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|Case Number:||Environment and Land Appeal E001 of 2022|
|Parties:||Mohamud Ali Osman v Habiba Ali Osman, Ismail Ali Osman, Nuria Ali Osman & Genya Khalif Adan|
|Date Delivered:||25 Feb 2022|
|Court:||Environment and Land Court at Garissa|
|Judge(s):||Enock Chirchir Cherono|
|Citation:||Mohamud Ali Osman v Habiba Ali Osman & 3 others  eKLR|
|Court Division:||Environment and Land|
|Case Outcome:||Appeal dismissed|
|Disclaimer:||The information contained in the above segment is not part of the judicial opinion delivered by the Court. The metadata has been prepared by Kenya Law as a guide in understanding the subject of the judicial opinion. Kenya Law makes no warranties as to the comprehensiveness or accuracy of the information|
REPUBLIC OF KENYA
IN THE ENVIRONMENT AND LAND COURT AT GARISSA
ELC APPEAL NO. E001 OF 2022
MOHAMUD ALI OSMAN........................APPELLANT/APPLICANT
HABIBA ALI OSMAN............................................1ST RESPONDENT
ISMAIL ALI OSMAN............................................2ND RESPONDENT
NURIA ALI OSMAN.............................................3RD RESPONDENT
GENYA KHALIF ADAN......................................4TH RESPONDENT
1. The appellant herein filed its memorandum of Appeal on 28th January 2022 seeking to set aside the Orders issued by the Trial Court on 20th January 2022 and urging this court to make a finding that the trial court suit ought to be dismissed for want of pecuniary jurisdiction.
2. The appeal is based on the following grounds;
a. That the trial court erred in law in entertaining a matter in which it lacked pecuniary jurisdiction.
b. That the trial court erred in law by disregarding the doctrine of the sanctity of title where the state guarantees the indefeasibility of a registered title, the court erred by issuing exparte Orders against a party which held such title.
c. That the entire suit is incompetent, the cause of action is based on adverse possession and should have been brought by way of Originating Summons and not a plaint.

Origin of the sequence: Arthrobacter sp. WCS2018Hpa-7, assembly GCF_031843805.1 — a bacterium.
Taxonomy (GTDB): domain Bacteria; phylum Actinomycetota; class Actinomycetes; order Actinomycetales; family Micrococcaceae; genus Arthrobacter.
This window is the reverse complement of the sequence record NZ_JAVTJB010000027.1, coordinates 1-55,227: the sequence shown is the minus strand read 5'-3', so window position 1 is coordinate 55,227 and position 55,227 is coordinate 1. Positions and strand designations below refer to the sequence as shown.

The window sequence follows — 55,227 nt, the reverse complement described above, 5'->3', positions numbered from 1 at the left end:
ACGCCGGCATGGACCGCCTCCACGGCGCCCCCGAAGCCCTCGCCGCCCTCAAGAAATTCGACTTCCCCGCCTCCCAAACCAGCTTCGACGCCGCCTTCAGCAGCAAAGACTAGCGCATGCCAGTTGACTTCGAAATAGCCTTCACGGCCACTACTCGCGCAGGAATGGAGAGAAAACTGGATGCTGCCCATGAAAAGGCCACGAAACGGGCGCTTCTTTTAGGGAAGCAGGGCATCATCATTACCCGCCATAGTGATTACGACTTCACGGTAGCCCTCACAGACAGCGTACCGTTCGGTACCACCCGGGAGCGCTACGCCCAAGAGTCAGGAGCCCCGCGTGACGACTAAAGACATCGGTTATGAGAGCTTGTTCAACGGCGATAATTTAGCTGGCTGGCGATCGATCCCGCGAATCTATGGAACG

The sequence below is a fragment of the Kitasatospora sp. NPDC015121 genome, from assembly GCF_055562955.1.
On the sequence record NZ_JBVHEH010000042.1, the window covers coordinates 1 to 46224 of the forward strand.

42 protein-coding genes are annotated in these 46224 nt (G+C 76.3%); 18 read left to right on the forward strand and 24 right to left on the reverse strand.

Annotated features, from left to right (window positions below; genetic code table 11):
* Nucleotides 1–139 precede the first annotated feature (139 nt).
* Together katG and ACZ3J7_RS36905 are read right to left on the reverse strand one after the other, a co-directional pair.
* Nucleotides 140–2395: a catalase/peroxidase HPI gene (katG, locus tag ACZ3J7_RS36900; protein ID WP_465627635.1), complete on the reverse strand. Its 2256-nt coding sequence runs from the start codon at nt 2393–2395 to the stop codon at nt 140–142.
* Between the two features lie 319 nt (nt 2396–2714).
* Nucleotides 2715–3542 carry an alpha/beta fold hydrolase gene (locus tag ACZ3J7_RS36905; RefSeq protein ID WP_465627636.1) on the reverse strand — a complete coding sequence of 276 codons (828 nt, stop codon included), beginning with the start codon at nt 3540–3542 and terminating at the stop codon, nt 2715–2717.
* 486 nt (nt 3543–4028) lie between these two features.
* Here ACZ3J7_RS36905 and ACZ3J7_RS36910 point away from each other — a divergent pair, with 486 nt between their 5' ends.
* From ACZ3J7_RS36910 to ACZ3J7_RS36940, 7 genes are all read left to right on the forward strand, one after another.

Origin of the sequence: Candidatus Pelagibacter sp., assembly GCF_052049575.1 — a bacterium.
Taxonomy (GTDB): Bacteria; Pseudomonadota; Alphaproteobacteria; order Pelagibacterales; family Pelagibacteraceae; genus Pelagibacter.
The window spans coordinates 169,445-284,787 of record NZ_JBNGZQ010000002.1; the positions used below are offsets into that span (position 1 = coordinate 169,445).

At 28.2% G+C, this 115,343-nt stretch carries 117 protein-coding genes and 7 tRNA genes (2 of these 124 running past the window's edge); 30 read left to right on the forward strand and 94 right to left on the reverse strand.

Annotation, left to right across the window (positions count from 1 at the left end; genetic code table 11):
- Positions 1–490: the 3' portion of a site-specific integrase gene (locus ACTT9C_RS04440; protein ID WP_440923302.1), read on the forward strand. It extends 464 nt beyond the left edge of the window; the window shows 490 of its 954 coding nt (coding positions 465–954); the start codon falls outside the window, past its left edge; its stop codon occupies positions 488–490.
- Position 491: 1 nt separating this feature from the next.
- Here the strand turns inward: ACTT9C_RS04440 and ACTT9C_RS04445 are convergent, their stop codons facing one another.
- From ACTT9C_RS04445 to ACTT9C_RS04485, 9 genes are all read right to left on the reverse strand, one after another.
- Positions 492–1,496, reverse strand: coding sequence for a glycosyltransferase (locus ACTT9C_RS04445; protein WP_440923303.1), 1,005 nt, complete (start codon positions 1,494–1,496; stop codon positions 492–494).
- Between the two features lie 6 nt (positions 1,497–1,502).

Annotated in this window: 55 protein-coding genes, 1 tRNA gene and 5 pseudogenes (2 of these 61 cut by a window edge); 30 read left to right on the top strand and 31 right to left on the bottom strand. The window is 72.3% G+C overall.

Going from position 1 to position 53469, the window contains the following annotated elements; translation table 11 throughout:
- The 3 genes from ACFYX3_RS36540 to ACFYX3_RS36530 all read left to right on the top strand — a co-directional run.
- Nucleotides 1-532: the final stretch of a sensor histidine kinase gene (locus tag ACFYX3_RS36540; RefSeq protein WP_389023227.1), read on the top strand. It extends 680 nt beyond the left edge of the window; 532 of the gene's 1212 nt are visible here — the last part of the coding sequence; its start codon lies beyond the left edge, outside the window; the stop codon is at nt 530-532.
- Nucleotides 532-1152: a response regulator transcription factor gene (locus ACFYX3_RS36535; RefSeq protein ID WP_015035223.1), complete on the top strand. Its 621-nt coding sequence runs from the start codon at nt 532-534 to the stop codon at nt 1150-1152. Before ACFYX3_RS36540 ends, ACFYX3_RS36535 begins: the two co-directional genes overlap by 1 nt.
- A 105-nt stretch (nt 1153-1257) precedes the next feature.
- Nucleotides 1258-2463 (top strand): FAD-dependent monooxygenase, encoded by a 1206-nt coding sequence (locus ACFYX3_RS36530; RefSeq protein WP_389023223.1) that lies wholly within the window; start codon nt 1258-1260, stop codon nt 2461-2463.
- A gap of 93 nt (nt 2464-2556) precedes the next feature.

3. The appellant also filed a Notice of Motion dated 28th January 2022 seeking the following Orders;
d. That the Honourable Court be pleased to stay the proceedings in the Chief Magistrate Court Land Case Number 1 of 2022 pending the Hearing and determination of Appeal.
e. That the Honourable Court be pleased to grant any other Orders it deems fit and just in the premises.
4. The application was supported by the sworn affidavit of Mohamud Ali Osman, the Appellant herein who averred that the trial court issued an Order dated 20th January 2022 restraining himself from accessing and dealing in any way with all the property known as Garissa Town Block 1/81 in the first instance.
5. That the Order is unjust as he has a lawful claim over the suit property and he should have been accorded an opportunity to be heard. That he is the registered owner of all that property known as Garissa Town Block 1/81 which he has held the title since 1990. The same was gifted to him by his father, the Late Ali Osman who died on 11th November 2019. A Succession petition was filed thereafter in the Kadhi’s Court and the estate was distributed amongst the beneficiaries.
6. He averred that his co-beneficiaries have begun coveting his properties and demanded a share. They filed an application alleging the suit formed part of the estate. He has since challenged the application and the same is pending before the Kadhi’s Court.
7. He denied that he has sought to evict the applicants from the suit premises or had the intention to dispose of the property. That the suit premises is valued at Kshs. 40,000,000/= hence exceeding the pecuniary jurisdiction of the trial court. That the Respondent’s claim of adverse possession is misconceived. That the Respondents will not suffer any prejudice if the exparte Orders are set aside.
8. The Respondents filed a Preliminary Objection to the application and appeal raising the following grounds;
a. That this Honourable Court has no jurisdiction to entertain the application and Appeal by virtue of Section 6 of the Civil Procedure Act Cap 21 Laws of Kenya & Order 40 Rule 7 of the Civil Procedure Rules Cap 21 Laws of Kenya, 2010.
b. That the Plaintiff’s Notice of Motion and Appeal be struck out for being premature, defective, incompetent and an abuse of the court process.
9. On 9/2/2022, the court directed the parties to canvass the application through written submissions. The applicant filed its list of authorities citing the following cases; Housing Finance Company of Kenya Limited V Brick & Mortor Holdings Limited  eklr, Auni Bhalji & 4 Others v Chief Magistrate, Milimani Law Courts & 2 Others  eklr, Primrose Management Limited v Chairman of Business Premises Rent Tribunal, Nairobi & Another  eklr.
10. The Respondent filed its written submissions on 15/2/2022 submitting that the appeal herein is incompetent. That the provisions of Order 40 Rule 7 of the Civil Procedure Rules remedy a party dissatisfied by an ex parte Order to apply to the same court to either discharge, vary or set aside the Order. That the application relies on the provisions of Order 43 Rule 1 (u) of the Civil Procedure Rules which does not provide for appeals from exparte Orders. The Respondent relied on the following authorities i.e. Paul Mwangunya v Abdulaziz Ahmed  eklr, Kirema M’Arimba v Joseph Kajuki  eklr, Margaret Kanini & 6 Others v Alice Muthoni  eklr, Primrose Management Limited v Chairman of the Business Premises Rent Tribunal Nairobi & Another